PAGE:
After I was diagnosed with psoriasis, it took me nearly 2 years to meet someone who was able to open up to me about their own chronic skin condition. That person would later become my girlfriend.
Before I met her, battling psoriasis felt like a lonely struggle. Sure, I knew I wasn’t the only person in the world who faced the challenges that came with it, but to find a significant other who could empathize with me enhanced our connection.
My girlfriend was in third grade when she began seeing a dermatologist. Prior to meeting her doctor, she struggled with intense inflammation in her elbow crease, behind her knees, and on her neck and face.
The itching led to peeling to the point to where she would begin bleeding. She was insecure about her skin until she met with a dermatologist who prescribed her ointment, cream, and a special face wash for her sensitive itchiness.
My psoriasis mostly affected areas covered by my clothing, but from time to time I’d have it on my face. She was dealing with something that seemed even tougher to deal with than my condition.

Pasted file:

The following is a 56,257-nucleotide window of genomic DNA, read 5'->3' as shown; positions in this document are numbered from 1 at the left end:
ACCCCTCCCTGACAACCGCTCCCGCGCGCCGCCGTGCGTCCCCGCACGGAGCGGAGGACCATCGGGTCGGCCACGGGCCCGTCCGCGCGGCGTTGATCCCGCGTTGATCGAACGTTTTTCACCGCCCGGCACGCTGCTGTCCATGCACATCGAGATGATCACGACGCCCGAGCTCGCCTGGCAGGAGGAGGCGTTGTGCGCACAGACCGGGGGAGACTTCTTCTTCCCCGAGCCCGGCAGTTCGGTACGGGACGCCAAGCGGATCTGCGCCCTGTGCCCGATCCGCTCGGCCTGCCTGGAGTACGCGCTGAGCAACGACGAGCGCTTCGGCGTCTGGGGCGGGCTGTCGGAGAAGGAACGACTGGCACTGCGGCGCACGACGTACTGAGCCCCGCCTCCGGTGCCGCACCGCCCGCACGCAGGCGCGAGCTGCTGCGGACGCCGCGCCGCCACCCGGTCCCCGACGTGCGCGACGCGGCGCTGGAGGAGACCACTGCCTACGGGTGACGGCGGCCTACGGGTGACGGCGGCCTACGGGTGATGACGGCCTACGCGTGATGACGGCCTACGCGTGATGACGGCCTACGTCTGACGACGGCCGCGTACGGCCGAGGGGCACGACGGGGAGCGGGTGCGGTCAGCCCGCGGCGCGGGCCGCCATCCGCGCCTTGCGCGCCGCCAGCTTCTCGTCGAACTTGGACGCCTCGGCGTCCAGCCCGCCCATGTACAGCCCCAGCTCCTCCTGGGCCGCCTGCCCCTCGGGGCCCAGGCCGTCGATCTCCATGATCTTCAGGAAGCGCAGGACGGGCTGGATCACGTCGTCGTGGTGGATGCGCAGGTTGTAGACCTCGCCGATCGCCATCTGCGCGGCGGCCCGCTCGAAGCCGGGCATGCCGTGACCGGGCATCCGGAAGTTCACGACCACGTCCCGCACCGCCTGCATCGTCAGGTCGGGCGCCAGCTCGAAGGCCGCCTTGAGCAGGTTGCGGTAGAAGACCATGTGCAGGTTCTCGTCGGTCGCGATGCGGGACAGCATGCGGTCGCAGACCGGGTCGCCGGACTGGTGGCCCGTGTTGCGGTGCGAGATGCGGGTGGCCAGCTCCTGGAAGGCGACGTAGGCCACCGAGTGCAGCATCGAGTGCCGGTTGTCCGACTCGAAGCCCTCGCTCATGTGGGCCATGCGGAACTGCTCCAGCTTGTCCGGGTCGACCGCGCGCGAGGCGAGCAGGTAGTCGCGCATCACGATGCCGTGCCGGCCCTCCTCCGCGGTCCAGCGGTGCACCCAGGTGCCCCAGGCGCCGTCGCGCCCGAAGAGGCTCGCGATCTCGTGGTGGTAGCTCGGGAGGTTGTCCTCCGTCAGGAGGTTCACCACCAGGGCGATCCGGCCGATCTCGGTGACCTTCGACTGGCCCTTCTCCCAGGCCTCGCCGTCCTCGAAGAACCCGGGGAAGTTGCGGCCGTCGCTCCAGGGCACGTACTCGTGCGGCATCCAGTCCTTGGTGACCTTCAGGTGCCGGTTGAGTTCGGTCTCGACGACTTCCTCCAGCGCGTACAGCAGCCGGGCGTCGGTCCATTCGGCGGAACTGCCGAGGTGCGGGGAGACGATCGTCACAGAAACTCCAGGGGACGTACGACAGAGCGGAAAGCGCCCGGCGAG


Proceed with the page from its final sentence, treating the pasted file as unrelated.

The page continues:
Nonetheless, we both face extremely harsh skin inflammation in the winter. After meeting her, instead of going through it alone and feeling like I need to cover up the red spots all over my body, I felt comfortable in my own skin.
I actually met a woman who accepted me for all my flaws and insecurities -- my psoriasis being one of the biggest ones of all. I accept hers, and she accepts mine. Now that we live together, we both have a safe space to feel extremely comfortable in our own bodies.
Not everyone who deals with psoriasis will have the luck of meeting a partner who deals with something similar, so I consider myself extremely lucky and blessed.
Watching YouTube videos, reading articles, and knowing that other people were going through what I went through wasn’t enough. It took a real connection with a genuine soul for me to completely overcome my self-consciousness and prevent it from stopping me.
To anyone out there seeking reassurance or acceptance, I highly recommend being more open and honest about it with the ones you love. The more you share, the more likely you are to find someone to relate to. It helps you get out of the mindset that you’re dealing with it alone.
The truth is, you aren’t alone. There's someone out there who needs -- and wants -- to hear your story and will care about what you’re going through.
Photo Credit: anyaberkut via Getty Images
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